The Effect of Carvedilol Treatment on Chronic Heart Failure in Pediatric Patients With Dilated Cardiomyopathy: A Prospective, Randomized-Controlled Study

Abstract

This study aimed to evaluate the clinical efficacy and safety of carvedilol for pediatric patients with chronic heart failure caused by dilated cardiomyopathy. Seven pediatric medical centers participated in this prospective study. Pediatric patients (n = 89) were randomly divided into an experimental group (carvedilol treatment) and a control group (conventional treatment). The analysis excluded 12 patients lost during the follow-up period. Carvedilol was added to the therapy of the experimental group after at least 1 month of basic treatment with digoxin, an angiotensin-converting-enzyme inhibitor, and diuretics. The control patients received the same basic treatment but did not receive carvedilol. The initial dose of carvedilol was 0.1 (mg/kg day), and the dose was doubled every 2 weeks until the maximum tolerated dose or 0.8 (mg/kg day) was achieved. The tolerated dose was maintained for 6 months. The Ross scales and echocardiographic parameters including left ventricular diastolic diameter, left ventricular systolic diameter, left ventricular ejection fraction, left ventricular fractional shortening, and serous brain natriuretic peptide (BNP) concentration, as well as clinical progress were compared between the two groups. The Ross scales decreased by 11.94 % in the experimental group, which was more than in the control group (2.81 %). In addition, changes to other echocardiographic parameters in the experimental group also were superior to those in the control group. The serous BNP concentration in the experimental group decreased by 30.1 %, which also was more than the decrease (22.2 %) observed in the control group. Clinical improvement was demonstrated by 40 %, no change by 35 %, and clinical deterioration by 25 % of the patients in the experimental group, and by respectively 37.8, 27, and 35.2 % of the patients in the control group. These differences were not statistically significant. Only one patient demonstrated a severe adverse event, severe pulmonary infection, and complete atrioventricular block. None of the other carvedilol-treated patients experienced drug-related side effects. Carvedilol can be safely used for treatment of chronic heart dysfunction in pediatric patients with dilated cardiomyopathy. The results in this study showed an apparent improvement in the cardiac function of these patients. Additional clinical studies are required to determine the most favorable dosing levels and regimens of carvedilol before its safety and efficacy for the pediatric population can be determined conclusively.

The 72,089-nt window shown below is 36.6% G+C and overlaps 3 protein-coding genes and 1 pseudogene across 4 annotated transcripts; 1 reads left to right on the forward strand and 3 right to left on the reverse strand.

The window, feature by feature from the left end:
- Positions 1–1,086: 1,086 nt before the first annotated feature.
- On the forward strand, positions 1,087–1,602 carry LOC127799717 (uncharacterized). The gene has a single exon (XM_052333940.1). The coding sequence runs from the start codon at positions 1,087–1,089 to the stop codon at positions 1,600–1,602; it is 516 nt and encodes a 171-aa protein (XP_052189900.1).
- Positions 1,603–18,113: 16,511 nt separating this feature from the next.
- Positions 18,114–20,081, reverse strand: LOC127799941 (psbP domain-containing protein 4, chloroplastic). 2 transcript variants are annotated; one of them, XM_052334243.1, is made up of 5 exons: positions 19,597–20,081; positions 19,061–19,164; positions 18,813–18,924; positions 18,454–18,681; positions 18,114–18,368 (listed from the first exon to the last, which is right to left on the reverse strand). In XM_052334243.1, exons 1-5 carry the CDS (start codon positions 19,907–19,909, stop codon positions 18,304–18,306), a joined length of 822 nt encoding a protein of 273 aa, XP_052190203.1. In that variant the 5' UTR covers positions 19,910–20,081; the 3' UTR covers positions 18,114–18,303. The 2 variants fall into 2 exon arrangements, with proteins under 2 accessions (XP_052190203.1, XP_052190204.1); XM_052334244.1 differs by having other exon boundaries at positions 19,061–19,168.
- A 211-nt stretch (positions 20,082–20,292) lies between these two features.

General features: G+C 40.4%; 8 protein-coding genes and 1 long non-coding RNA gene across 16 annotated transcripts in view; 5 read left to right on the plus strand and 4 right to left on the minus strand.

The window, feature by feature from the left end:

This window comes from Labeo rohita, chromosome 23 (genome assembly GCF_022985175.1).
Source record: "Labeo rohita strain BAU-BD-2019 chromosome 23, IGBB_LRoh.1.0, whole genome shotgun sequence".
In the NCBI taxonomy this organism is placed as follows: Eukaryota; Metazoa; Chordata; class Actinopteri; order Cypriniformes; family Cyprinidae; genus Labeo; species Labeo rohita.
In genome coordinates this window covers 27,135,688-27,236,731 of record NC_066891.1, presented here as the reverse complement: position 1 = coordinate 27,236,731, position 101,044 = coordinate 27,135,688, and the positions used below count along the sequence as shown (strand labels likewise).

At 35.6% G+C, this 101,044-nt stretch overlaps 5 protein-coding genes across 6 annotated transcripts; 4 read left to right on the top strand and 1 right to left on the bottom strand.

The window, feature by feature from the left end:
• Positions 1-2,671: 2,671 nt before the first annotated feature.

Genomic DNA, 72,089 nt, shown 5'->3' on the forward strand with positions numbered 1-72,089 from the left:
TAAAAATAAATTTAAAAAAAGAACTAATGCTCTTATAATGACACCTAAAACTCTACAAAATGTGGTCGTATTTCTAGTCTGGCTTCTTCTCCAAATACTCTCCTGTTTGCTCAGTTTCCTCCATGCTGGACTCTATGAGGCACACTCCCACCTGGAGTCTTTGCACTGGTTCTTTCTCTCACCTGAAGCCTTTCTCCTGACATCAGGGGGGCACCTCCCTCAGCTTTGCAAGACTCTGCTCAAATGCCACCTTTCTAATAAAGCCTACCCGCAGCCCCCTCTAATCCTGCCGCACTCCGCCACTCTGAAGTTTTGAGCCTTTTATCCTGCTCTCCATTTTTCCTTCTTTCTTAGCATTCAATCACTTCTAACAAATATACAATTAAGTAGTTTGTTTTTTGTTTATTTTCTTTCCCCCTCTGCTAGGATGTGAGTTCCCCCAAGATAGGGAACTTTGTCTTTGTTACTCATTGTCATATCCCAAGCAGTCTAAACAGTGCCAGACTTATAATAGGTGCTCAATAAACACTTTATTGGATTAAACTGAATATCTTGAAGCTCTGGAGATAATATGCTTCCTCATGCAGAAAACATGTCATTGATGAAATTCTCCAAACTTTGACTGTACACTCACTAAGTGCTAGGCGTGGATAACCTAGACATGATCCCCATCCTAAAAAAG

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Citation
Pediatr Cardiol. 2013 Mar;34(3):680-5.